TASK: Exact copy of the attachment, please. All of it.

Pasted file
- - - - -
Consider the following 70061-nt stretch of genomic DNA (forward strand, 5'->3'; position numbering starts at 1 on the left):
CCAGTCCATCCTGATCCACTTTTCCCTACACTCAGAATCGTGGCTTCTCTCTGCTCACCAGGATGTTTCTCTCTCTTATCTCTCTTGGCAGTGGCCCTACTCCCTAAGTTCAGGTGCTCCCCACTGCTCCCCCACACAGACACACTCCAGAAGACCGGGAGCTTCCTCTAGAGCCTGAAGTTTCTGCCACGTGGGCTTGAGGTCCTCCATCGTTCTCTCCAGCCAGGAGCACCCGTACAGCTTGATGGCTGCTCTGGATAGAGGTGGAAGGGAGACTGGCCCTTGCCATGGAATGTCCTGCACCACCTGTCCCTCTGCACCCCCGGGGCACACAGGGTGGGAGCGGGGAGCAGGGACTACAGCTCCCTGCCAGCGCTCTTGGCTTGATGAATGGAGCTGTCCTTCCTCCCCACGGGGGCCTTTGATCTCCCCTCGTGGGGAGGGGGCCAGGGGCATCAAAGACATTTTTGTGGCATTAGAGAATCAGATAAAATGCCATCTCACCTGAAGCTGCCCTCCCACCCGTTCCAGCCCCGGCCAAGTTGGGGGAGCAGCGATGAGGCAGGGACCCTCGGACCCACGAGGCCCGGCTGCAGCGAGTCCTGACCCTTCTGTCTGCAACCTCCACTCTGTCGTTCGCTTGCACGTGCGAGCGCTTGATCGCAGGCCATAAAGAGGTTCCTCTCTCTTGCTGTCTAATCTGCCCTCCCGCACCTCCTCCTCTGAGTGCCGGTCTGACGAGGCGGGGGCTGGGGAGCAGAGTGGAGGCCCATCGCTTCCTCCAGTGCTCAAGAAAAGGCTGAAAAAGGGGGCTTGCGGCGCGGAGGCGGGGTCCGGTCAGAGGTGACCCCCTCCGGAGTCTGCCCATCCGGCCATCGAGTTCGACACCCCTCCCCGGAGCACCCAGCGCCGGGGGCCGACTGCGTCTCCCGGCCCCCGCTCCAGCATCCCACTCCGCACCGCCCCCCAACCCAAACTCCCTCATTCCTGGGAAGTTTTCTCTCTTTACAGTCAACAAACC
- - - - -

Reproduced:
Consider the following 70061-nt stretch of genomic DNA (forward strand, 5'->3'; position numbering starts at 1 on the left):
CCAGTCCATCCTGATCCACTTTTCCCTACACTCAGAATCGTGGCTTCTCTCTGCTCACCAGGATGTTTCTCTCTCTTATCTCTCTTGGCAGTGGCCCTACTCCCTAAGTTCAGGTGCTCCCCACTGCTCCCCCACACAGACACACTCCAGAAGACCGGGAGCTTCCTCTAGAGCCTGAAGTTTCTGCCACGTGGGCTTGAGGTCCTCCATCGTTCTCTCCAGCCAGGAGCACCCGTACAGCTTGATGGCTGCTCTGGATAGAGGTGGAAGGGAGACTGGCCCTTGCCATGGAATGTCCTGCACCACCTGTCCCTCTGCACCCCCGGGGCACACAGGGTGGGAGCGGGGAGCAGGGACTACAGCTCCCTGCCAGCGCTCTTGGCTTGATGAATGGAGCTGTCCTTCCTCCCCACGGGGGCCTTTGATCTCCCCTCGTGGGGAGGGGGCCAGGGGCATCAAAGACATTTTTGTGGCATTAGAGAATCAGATAAAATGCCATCTCACCTGAAGCTGCCCTCCCACCCGTTCCAGCCCCGGCCAAGTTGGGGGAGCAGCGATGAGGCAGGGACCCTCGGACCCACGAGGCCCGGCTGCAGCGAGTCCTGACCCTTCTGTCTGCAACCTCCACTCTGTCGTTCGCTTGCACGTGCGAGCGCTTGATCGCAGGCCATAAAGAGGTTCCTCTCTCTTGCTGTCTAATCTGCCCTCCCGCACCTCCTCCTCTGAGTGCCGGTCTGACGAGGCGGGGGCTGGGGAGCAGAGTGGAGGCCCATCGCTTCCTCCAGTGCTCAAGAAAAGGCTGAAAAAGGGGGCTTGCGGCGCGGAGGCGGGGTCCGGTCAGAGGTGACCCCCTCCGGAGTCTGCCCATCCGGCCATCGAGTTCGACACCCCTCCCCGGAGCACCCAGCGCCGGGGGCCGACTGCGTCTCCCGGCCCCCGCTCCAGCATCCCACTCCGCACCGCCCCCCAACCCAAACTCCCTCATTCCTGGGAAGTTTTCTCTCTTTACAGTCAACAAACC